Danube Water Program Activities
The Danube Water Program aims to achieve smart policies, strong utilities, and sustainable services. To realize this goal, it focuses on five areas of work (pillars): Sector governance and structure (pillar I); Regulation, tariffs, and subsidies (pillar II); Benchmarking (pillar III); Asset management and investment planning (pillar IV); and Service efficiency improvement (pillar V). Focusing on these pillars has a clear logic: without effective and coherent structures of governance, proper regulation and tariffs, and accurate information about their assets and relative performance, utilities will not be able to manage themselves efficiently or to provide long-term, sustainable, and good-quality services.
Pillars I and II are traditionally of greater direct interest to policy makers and regulators, pillar III is of general relevance, while pillars IV and V are often discussed more closely with utility staff. However, the Program considers all pillars to be related, and many activities cut through various pillars to connect stakeholders who should, but typically do not, work together. For example, utility management and local governments can provide valuable perspectives on the political economy of utility governance reforms, and regulators can offer suggestions on how to provide better regulatory incentives for proper asset management and more efficient services.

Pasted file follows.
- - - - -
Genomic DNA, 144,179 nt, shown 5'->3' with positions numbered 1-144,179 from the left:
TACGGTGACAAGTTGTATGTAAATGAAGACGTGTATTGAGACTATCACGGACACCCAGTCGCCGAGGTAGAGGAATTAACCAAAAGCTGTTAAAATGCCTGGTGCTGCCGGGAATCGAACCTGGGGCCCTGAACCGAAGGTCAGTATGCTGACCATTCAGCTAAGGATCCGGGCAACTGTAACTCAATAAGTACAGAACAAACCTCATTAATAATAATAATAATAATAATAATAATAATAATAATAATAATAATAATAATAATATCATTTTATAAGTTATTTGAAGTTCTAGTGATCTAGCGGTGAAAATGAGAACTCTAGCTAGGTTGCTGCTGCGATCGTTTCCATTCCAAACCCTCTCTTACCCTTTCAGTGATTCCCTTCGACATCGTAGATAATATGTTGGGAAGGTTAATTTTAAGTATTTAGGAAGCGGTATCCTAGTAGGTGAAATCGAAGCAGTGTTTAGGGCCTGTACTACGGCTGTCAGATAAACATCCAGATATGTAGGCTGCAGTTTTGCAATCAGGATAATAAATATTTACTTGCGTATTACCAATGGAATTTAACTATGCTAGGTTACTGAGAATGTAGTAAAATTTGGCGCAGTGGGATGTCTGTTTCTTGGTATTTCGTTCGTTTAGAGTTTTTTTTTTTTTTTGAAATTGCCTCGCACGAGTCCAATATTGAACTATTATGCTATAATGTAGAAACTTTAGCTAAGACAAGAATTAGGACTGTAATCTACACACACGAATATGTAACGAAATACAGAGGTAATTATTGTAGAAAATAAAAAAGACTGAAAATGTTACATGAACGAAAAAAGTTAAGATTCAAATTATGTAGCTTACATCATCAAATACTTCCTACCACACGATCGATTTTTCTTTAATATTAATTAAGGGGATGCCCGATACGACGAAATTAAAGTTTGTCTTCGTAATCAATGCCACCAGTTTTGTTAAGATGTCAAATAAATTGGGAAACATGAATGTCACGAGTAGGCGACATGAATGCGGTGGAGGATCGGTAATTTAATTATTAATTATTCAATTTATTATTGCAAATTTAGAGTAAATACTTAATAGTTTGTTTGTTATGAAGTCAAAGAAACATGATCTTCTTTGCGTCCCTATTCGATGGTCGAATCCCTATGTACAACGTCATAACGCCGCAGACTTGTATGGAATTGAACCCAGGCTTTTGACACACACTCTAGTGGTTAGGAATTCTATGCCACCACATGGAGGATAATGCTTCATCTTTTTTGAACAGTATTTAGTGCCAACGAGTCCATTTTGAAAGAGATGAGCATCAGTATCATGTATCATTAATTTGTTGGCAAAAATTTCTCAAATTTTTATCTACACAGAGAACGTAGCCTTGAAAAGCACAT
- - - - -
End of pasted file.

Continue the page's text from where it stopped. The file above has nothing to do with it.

Program activities fall under four broad categories: Analytical and Advisory Work, which is the development of new research or consolidation of existing material in order to improve the overall understanding of the situation and challenges of the sector in the region, and its use to inform policies in the region; Knowledge Sharing Platform, where the focus is on exchanging and sharing experiences and lessons among countries, institutions and utility companies; Capacity Development activities targeting improved water and wastewater services at all levels, from utility companies and their management, to local government representatives, regulatory agencies and ministries; and a Competitive Grants window to finance local initiatives. The Work Plan outlines each activity, including its main audience, objectives, and current status.